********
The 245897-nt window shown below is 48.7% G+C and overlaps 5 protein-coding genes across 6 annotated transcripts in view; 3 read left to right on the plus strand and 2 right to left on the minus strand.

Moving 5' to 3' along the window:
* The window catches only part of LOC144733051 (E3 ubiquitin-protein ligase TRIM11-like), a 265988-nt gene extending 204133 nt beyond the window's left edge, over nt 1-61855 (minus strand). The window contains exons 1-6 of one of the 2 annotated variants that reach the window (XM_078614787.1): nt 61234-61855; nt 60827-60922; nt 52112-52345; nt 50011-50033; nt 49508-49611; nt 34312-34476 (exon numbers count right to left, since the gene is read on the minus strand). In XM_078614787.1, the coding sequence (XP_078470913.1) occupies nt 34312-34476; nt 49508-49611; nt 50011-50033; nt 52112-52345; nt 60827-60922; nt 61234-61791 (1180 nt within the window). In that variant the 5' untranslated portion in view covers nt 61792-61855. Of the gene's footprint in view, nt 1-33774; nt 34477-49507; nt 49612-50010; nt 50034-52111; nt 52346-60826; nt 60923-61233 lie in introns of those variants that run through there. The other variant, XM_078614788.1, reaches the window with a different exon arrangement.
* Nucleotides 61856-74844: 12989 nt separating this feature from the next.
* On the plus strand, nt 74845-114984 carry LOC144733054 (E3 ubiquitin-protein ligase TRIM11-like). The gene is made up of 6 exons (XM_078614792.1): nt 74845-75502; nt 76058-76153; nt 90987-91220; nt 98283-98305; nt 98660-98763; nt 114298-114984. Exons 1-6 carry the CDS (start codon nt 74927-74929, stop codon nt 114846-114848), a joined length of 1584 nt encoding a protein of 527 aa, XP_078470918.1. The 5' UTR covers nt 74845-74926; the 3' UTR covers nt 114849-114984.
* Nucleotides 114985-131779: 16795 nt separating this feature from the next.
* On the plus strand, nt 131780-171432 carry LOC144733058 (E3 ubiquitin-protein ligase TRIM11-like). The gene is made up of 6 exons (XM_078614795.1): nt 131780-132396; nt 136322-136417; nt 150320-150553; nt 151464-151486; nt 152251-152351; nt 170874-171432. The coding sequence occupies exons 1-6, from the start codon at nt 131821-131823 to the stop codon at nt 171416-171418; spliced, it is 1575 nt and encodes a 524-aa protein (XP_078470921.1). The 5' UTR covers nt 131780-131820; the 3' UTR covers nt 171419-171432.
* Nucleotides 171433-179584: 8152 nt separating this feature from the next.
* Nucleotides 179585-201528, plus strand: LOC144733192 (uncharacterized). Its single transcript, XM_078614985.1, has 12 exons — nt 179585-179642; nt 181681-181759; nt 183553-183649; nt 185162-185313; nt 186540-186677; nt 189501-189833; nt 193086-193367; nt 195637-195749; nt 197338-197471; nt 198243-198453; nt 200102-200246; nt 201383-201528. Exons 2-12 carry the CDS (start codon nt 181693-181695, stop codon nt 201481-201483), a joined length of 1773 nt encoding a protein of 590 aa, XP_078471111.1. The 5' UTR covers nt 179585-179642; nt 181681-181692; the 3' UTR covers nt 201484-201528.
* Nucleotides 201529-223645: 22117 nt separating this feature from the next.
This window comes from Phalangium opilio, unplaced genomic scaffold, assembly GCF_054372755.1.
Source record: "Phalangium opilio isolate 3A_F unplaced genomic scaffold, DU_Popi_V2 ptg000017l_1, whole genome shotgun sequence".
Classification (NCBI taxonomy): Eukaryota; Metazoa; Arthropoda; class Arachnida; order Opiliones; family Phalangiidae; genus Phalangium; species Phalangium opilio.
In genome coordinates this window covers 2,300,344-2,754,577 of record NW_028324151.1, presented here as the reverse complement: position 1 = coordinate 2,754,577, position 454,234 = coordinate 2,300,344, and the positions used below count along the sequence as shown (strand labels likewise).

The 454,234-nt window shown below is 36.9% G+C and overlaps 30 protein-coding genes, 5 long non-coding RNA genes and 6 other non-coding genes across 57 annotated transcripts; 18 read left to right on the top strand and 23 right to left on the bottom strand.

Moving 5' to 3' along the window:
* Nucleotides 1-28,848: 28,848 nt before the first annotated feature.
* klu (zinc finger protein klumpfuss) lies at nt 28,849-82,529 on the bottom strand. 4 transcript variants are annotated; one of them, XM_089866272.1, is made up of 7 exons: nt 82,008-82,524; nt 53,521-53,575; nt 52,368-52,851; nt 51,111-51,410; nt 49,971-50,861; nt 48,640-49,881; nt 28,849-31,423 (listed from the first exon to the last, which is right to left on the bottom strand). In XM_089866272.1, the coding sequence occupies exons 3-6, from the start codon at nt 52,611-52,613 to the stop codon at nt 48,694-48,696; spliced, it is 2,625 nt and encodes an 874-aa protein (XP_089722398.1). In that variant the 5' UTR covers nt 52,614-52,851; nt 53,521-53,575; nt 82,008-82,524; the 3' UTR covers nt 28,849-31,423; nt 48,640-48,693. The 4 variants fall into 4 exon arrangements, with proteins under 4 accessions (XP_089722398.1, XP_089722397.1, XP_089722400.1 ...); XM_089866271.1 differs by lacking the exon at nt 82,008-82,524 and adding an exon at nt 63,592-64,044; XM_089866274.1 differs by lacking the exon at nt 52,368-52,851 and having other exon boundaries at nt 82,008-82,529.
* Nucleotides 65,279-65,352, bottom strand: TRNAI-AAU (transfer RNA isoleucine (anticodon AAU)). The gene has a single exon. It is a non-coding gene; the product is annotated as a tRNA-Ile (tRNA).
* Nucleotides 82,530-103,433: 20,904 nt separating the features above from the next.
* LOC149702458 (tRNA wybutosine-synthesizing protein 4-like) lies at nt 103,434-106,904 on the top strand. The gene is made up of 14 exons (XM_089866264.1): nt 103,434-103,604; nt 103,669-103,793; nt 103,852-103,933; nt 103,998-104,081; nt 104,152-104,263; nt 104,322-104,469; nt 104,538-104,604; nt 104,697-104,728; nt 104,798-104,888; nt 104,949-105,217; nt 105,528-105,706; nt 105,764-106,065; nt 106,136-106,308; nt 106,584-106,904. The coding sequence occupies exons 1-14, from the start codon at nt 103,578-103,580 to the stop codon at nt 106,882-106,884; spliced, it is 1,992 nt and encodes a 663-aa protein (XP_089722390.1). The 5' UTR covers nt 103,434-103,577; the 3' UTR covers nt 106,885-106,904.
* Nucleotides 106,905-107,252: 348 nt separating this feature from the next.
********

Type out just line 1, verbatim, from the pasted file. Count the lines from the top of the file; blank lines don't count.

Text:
The 245897-nt window shown below is 48.7% G+C and overlaps 5 protein-coding genes across 6 annotated transcripts in view; 3 read left to right on the plus strand and 2 right to left on the minus strand.